Product market fit is when an entrepreneur has established the optimum product for their target…
No matter what size of your business, setting goals allows you to work towards success. It gives you a quantifiable framework to work towards and measure your business’ progress.
Goal setting - making all the difference.
For entrepreneurs, a vital part of your success is to establish personal goals. This differs from person to person but when choosing to go create a business, it is important to create something that inspires you.
Why? If you are going to invest a huge quantity of time and energy into a business, you need to be motivated to keep going when the work gets hard. This is a lot easier to achieve when your personal goals are aligned with your business goals.
For some, this could be creating a business that gives the freedom of controlling their time, to work remotely and to travel. For others, it could be financial freedom or producing community-wide benefits on a massive scale. Whatever these goals are, an entrepreneur should take the time to figure out what personal goals they want to achieve from their business. If the ‘why’ is big enough then the more likely you’ll get to your destination.
When establishing what your goals are, both with personally and for your business, it is also good to consider the following:
Long term vs short term goals
What are your long term and short term goals? By way of definition, goals are either long term or short term objectives. They are something you can work towards. They are met with measured targets and deadlines. However, entrepreneurs are faced with many challenges that demand attention. Therefore, it is good to break down your goals as to what you can achieve in the next 3-6 months (short term) and then have longer term goals that could be things to have achieved within a year, or five year’s time. It is worth noting that as your business grows, your long term goals will need to be flexible and adaptable.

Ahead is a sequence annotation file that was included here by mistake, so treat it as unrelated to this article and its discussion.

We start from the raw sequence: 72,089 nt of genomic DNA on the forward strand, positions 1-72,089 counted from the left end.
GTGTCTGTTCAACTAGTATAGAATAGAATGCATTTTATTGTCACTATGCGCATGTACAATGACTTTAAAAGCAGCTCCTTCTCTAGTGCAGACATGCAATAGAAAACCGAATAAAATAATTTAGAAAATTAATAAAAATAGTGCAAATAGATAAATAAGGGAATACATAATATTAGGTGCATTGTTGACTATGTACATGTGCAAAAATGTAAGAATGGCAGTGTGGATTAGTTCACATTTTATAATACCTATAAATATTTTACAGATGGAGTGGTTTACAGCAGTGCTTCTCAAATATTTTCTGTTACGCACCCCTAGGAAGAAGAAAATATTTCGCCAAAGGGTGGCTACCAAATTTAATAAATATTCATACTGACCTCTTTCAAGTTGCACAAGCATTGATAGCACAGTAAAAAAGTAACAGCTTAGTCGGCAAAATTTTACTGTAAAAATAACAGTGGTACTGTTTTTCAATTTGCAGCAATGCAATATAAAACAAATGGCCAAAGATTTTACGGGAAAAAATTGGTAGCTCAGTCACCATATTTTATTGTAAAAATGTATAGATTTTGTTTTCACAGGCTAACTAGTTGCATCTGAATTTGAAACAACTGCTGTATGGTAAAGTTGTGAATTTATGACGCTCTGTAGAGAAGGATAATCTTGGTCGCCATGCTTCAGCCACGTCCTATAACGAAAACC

Be specific about your goals so you can measure them. For instance:
‘To increase sales by 3% in the next quarter’ or ‘to have raised $250,000 in capital by the end of the March fundraising campaign’ are specific goals.
‘To raise money by a fundraising campaign’ or ‘to increase sales’ are not specific goals. By being specific, you can be in a position to measure your success.
Phil Knight wrote in his memoir, ShoeDog, in order to move mountains, you start with the small rocks first. When it comes to goal setting, what are your small rocks? You may be earning $10,000 by month and your long term goal may be to earn $250,000 by month. Setting that as your initial goal is not realistic. However, increasing your income by month by 25% is realistic. If you do this, you can then work on your next goal. They key to goal setting is to focus on the small and manageable.
The most important thing about setting goals is being honest. Being honest with yourself, your clients, business partners, your friends and family. If you can set goals that have realism and specificity in mind, you can manage expectations with greater confidence, and fundamentally more success.
If you require some business coaching to help ensure you are tracking towards your goals, please reach out to our team.